Overall Threat Impact Comments: Occurrences on private lands are threatened by the rapid lakeshore development in this region; shoreline development is noted as an imminent threat to several occurrences. Development can lead to complete clearing of the shoreline vegetation to create beaches as well as disturbance to adjacent upland vegetation. However, the species also occurs at some smaller ponds that appear more secure from shoreline development, and some occurrences are on land owned by the Northwest FloridaWater Management District and thus protected from this threat. Disturbance of the surrounding upland matrix is also a threat, as it can lead to increased erosion into the ponds; disturbance can result from activities such as forestry operations (especially initial site clearing and preparation), upland development, and road maintenance. Prolonged droughts can also be a threat to this species; the drought of 1999-2003 resulted in the death of many plants, with some but not all populations since rebounding from the seed bank. Other threats include increased recreational use of the ponds, particularly ORV use.

Environmental Specificity: Very narrow. Specialist or community with key requirements scarce.
Environmental Specificity Comments: Completely dependent on specialized habitat.

Other NatureServe Conservation Status Information

Distribution
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Global Range: Endemic to the karst pond area of Bay and Washington counties, Florida, at about the longitude of Panama City.

U.S. States and Canadian Provinces

Due to latency between updates made in state, provincial or other NatureServe Network databases and when they appear on NatureServe Explorer, for state or provincial information you may wish to contact the data steward in your jurisdiction to obtain the most current data. Please refer to our Distribution Data Sources to find contact information for your jurisdiction.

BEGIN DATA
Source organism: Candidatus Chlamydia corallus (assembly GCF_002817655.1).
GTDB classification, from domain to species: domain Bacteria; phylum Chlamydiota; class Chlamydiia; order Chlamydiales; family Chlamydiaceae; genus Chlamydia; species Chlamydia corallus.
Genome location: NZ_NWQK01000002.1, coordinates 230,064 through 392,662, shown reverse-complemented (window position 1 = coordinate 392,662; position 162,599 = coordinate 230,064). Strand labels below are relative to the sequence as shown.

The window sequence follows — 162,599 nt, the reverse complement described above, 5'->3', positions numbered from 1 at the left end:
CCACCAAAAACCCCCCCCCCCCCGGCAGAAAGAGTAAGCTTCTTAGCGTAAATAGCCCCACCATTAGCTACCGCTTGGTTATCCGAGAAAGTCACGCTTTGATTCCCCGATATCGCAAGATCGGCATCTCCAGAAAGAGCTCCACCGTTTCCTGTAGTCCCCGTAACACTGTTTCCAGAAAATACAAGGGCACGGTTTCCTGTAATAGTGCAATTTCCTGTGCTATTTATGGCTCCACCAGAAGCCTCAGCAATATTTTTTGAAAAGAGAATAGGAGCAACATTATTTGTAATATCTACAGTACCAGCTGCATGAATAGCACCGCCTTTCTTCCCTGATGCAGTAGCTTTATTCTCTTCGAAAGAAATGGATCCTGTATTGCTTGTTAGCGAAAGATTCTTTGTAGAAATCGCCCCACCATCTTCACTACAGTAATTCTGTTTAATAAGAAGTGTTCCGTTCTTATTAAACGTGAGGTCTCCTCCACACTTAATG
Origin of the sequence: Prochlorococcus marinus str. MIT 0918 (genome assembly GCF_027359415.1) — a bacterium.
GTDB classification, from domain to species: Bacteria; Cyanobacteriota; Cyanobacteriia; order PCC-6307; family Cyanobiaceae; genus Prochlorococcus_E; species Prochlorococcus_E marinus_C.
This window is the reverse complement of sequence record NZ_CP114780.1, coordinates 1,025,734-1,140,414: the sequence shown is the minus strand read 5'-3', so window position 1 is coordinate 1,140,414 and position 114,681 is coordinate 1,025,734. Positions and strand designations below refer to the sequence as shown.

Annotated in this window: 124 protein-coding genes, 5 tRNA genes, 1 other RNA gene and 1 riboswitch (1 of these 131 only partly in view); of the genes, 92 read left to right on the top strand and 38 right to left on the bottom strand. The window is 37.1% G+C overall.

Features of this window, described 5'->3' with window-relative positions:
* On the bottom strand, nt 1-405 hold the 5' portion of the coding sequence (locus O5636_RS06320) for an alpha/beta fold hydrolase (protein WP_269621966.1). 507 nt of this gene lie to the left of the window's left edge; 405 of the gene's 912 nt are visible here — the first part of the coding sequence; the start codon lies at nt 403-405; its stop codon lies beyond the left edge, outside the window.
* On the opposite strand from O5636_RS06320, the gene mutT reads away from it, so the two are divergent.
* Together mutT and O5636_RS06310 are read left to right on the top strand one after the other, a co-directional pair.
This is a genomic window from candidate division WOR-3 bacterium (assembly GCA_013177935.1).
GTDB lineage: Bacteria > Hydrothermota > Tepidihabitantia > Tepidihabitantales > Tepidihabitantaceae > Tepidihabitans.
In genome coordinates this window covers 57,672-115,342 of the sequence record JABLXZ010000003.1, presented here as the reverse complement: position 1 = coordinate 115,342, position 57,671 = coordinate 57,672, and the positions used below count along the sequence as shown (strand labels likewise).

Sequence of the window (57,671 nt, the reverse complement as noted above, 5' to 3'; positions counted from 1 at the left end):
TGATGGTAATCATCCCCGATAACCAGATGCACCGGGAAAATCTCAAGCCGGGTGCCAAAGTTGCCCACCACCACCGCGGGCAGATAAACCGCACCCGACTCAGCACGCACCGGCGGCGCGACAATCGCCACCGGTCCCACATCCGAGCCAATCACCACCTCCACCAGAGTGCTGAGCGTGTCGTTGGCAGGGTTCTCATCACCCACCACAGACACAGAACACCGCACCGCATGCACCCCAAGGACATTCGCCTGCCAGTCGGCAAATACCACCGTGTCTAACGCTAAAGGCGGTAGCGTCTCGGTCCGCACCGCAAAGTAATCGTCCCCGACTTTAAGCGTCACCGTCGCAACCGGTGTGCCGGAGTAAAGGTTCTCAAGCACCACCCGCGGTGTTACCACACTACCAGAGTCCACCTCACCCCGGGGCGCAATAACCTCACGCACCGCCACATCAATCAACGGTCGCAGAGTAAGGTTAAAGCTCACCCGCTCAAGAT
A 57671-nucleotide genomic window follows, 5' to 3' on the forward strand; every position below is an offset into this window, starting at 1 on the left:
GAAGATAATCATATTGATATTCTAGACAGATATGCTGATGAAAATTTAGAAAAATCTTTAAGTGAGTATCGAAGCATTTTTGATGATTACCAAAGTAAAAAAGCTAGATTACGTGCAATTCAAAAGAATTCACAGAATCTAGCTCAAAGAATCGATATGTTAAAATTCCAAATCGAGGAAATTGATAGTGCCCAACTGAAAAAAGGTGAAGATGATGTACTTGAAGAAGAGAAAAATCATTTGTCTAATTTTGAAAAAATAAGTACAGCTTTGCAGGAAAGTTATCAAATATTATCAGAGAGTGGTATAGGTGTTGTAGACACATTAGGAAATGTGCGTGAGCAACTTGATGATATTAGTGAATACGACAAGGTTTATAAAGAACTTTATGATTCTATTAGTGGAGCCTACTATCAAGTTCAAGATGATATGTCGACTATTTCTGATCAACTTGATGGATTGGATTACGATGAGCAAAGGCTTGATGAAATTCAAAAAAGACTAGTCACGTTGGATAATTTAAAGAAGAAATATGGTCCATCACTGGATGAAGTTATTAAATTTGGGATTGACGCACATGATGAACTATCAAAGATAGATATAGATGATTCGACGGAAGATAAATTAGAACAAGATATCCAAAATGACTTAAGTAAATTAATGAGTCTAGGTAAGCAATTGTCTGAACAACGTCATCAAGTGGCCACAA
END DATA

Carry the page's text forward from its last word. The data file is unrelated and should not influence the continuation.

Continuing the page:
Color legend for Distribution Map

U.S. & Canada State/Province Distribution
United States FL

Range Map
No map available.


U.S. Distribution by County Help
State County Name (FIPS Code)
FL Bay (12005), Washington (12133)
* Extirpated/possibly extirpated
U.S. Distribution by Watershed Help
Watershed Region Help Watershed Name (Watershed Code)
03 St. Andrew-St. Joseph Bays (03140101)+, Lower Choctawhatchee (03140203)+
+ Natural heritage record(s) exist for this watershed
* Extirpated/possibly extirpated
Ecology & Life History
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Basic Description: A shrub growing to 4 m in height from diffuse roots. Stems tend to remain unbranched until the top, where they become much-branched. The bark is smooth. Leaves are needle-like, 10-15 mm long. Flowers are usually solitary or in clusters of 3 in the upper leaf axils. Petals, 5, are yellow-orange in color. Young growth has a waxy, whitish or bluish cast. Flowers May to frost (Ward 1979, Kral 1983).
Technical Description: "Stems to 4 m tall, the stems limber, to 4.5 cm thick near the base, the floriferous branches thin-flexuous, ascending, the flowers mostly solitary in the leaf-axils, occasionally in 3-flowered cymes. Leaves articulate at the base, linear-subulate and needlelike, the larger ones mostly (10-) 12-17 mm long, strongly glaucous, the edges strongly curved downward, in drying flattened against the lower surface, punctate-dotted mostly along the revolute edges. Sepals 5, articulate at the base, subulate, 7-8 mm long, revolute, deciduous by the time the fruits are fully ripe. Petals 5, bright yellow, asymmetrical, obovate, with a tooth obliquely placed to one side of the summit, 10-12 mm long. Stamens many. Styles 3, rarely 4, connivent at anthesis. Capsules ovate-conic, narrowly depressed along the sutures, lustrous reddish brown, 6-8 mm long, styles slender, erect, about 4 mm long, often breaking off near the base by maturity of the capsules. Seeds oblong, tan to brown, 1.5 mm long or a little more, surfaces longitudinally marked striate, with faint cross striae between." (Small, 1933)